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Inbox: Will Bucs pursue a big bat this winter?

Beat reporter Adam Berry answers questions from fans
MLB.com @adamdberry

What type of moves do you see the Pirates making this offseason? I think the pitching looks good, but I would like to see a new big bat in the lineup.
-- Alex W., Corvallis, Ore.

I think your assessment is pretty accurate. I'd be surprised if the Pirates make anything more than minor moves to address their pitching this offseason, because their rotation and bullpen look like potential strengths.

What type of moves do you see the Pirates making this offseason? I think the pitching looks good, but I would like to see a new big bat in the lineup.
-- Alex W., Corvallis, Ore.

I think your assessment is pretty accurate. I'd be surprised if the Pirates make anything more than minor moves to address their pitching this offseason, because their rotation and bullpen look like potential strengths.

I don't think they'll get that "big bat" everyone seems to want, somebody who's going to add 35-40 homers to the lineup. There aren't many of those on the free-agent market, first of all, and the few who are available -- like Bryce Harper and Manny Machado -- will ask for more than the Pirates are willing to spend.

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However, I do expect the Bucs to upgrade their position-player group in some way.

Where might they realistically aim to improve? The most likely answers right now are shortstop, third base and right field for as long as Gregory Polanco is rehabbing from shoulder surgery.

Kevin Newman will be part of the mix at shortstop, but it seems the Pirates are interested in adding a veteran there as well. They could really use a solid defender given their infield issues this season --someone along the lines of Jose Iglesias, Freddy Galvis or old friend Adeiny Hechavarria. They could even bring back Jordy Mercer with the understanding that he'd be taking on a reserve role.

Colin Moran will be back at third base, looking to provide more power offensively and range defensively. They could again pursue a right-handed-hitting veteran, the role David Freese played well until he was traded, and I wouldn't be surprised if it's Jung Ho Kang. Now strictly a third baseman, Kang might best fit that "big bat" bill if he's still capable of hitting the way he did in 2015-16.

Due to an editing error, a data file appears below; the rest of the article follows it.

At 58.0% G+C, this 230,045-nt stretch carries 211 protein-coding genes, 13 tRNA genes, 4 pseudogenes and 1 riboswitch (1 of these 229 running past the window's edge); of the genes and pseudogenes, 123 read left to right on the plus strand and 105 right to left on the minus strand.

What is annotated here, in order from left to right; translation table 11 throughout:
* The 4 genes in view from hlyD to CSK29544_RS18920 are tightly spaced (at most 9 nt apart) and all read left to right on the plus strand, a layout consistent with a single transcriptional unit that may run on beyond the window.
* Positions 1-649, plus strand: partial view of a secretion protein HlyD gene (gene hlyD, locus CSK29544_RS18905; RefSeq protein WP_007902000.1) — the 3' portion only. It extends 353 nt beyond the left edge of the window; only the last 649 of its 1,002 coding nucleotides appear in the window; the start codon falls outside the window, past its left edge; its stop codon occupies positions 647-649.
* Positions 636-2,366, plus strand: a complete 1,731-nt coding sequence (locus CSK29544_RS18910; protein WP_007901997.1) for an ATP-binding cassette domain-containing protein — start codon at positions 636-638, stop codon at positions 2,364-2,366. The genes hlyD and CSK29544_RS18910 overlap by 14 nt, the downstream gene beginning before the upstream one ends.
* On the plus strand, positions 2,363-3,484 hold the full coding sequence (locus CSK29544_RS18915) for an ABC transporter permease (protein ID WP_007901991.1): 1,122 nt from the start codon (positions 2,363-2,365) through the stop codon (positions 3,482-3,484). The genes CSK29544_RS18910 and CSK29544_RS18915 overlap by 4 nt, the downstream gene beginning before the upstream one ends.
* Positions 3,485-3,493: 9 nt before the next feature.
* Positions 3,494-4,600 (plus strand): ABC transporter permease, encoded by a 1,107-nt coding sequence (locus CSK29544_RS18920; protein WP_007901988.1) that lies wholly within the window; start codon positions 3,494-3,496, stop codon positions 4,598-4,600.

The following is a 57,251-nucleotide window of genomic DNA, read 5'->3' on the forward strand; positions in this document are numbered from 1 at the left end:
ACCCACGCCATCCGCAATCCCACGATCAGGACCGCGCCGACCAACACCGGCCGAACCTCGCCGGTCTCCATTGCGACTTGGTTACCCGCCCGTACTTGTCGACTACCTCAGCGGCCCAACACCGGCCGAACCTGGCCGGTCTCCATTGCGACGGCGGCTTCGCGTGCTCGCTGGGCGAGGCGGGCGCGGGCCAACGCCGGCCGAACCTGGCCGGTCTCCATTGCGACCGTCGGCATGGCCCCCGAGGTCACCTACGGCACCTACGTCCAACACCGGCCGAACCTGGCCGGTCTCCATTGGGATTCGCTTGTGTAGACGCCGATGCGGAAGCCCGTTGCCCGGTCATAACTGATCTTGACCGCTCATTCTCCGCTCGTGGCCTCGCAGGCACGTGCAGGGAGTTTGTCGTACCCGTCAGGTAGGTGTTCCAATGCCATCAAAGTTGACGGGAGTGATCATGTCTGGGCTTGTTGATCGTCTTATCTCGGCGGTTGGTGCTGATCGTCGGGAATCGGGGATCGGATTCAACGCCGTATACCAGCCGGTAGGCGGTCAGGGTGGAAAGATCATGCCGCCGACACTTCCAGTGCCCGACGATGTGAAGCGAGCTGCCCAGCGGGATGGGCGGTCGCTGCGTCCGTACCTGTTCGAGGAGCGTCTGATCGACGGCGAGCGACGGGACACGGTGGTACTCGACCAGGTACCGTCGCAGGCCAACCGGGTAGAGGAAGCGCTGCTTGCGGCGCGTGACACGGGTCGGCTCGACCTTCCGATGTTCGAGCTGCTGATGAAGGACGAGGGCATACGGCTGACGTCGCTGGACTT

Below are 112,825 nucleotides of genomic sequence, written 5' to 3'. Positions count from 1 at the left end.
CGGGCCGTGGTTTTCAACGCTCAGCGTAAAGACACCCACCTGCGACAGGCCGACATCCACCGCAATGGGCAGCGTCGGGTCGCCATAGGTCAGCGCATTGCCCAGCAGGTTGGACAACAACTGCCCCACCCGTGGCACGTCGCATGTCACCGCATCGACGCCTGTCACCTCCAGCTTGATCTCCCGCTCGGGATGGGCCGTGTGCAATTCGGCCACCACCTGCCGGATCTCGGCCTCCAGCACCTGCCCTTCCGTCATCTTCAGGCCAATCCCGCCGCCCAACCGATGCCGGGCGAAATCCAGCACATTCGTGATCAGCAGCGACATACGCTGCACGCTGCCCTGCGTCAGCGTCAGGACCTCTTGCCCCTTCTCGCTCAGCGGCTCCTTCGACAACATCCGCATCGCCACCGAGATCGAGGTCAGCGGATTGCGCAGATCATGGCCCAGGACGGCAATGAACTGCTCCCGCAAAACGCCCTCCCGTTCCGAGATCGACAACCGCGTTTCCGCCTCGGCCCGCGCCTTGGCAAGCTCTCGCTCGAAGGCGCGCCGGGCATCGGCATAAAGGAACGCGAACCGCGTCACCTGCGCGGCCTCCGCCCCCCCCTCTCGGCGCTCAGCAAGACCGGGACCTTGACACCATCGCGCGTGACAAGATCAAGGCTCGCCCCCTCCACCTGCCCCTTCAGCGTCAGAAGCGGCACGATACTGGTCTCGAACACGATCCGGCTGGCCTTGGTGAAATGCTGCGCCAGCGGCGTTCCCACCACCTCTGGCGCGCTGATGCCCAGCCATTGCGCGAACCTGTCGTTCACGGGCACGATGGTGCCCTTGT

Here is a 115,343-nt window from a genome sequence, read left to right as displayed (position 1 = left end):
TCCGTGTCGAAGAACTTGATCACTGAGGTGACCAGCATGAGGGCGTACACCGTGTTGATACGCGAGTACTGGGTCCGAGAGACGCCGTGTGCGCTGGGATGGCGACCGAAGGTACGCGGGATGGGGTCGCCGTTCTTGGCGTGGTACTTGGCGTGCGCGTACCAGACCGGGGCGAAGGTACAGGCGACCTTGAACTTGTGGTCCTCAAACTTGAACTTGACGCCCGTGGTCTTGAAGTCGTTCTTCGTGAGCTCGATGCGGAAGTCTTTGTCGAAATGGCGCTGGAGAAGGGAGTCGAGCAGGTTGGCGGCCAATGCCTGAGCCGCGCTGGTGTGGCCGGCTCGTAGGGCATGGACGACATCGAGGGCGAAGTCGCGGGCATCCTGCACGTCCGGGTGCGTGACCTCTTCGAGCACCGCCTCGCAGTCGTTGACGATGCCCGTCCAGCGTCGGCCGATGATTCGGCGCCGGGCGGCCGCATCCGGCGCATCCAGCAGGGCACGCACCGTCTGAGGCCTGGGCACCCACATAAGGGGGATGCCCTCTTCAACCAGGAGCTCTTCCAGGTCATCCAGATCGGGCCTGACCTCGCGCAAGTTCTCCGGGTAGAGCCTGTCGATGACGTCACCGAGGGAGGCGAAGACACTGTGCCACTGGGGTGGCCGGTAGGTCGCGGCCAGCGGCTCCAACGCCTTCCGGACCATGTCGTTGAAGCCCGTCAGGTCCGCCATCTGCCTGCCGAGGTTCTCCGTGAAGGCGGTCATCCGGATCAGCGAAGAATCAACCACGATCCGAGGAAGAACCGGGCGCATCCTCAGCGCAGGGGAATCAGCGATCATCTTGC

If Polanco is out until June, the end of his recovery timeline, will they trust Jordan Luplow and/or Pablo Reyes in right field? Maybe, but it would only make sense for them to scour the market for outfielders who could play regularly for a few months then move into a backup role. Alternatively, they could pursue an everyday second baseman and free up Adam Frazier to bounce around the diamond.

I know it is a small sample size, but is this what I can expect from Chris Archer? I don't see him as an upgrade. Is he a legitimate No. 1 or 2 starter?
-- Jeffrey P., Frankfort, Ind.

I think it's fair to expect something more like the September Archer (2.70 ERA) than the August Archer (6.45 ERA).

It's easy to forget that Archer hurried back from a left abdominal strain in June -- his first time on the disabled list -- and pitched to four catchers in half a season with the Rays. He was also evolving as a pitcher during the middle of the season, introducing two-seam fastballs and curveballs into his arsenal.

By the end of the season, Archer was back in a routine and working well with Francisco Cervelli as his primary catcher. Archer may be three years removed from his last "ace"-like campaign, but he still has the stuff, durability and drive to join Jameson Taillon atop a good rotation.

It sounded like the pitchers really liked throwing to Jacob Stallings at the end of the season. Will he be on the team next season?
-- Zack M., Pittsburgh

That's an excellent observation, Zack. Stallings has always been known as a strong defensive catcher, and pitchers really enjoy working with him. His preparation is top notch, and it shows. That's not a knock on Cervelli or Elias Diaz, by the way; pitchers rave about their work as well.

Stallings will be out of Minor League options next season, so general manager Neal Huntington said the Pirates are at least considering the idea of putting three catchers on the roster. Otherwise, they'd have to run Stallings through waivers and risk losing him.

How would that arrangement work? For one, it would let manager Clint Hurdle to aggressively use Cervelli or Diaz -- two of the team's best hitters this season -- as a bat off the bench. It would also allow Cervelli, who dealt with another round of concussion issues this season, to spend a little time at first base on his days off.

It may not be sustainable in the long haul, especially if they carry eight relievers, but it's a story worth following when Spring Training rolls around.

Adam Berry has covered the Pirates for MLB.com since 2015. Follow him on Twitter and Facebook and read his blog.

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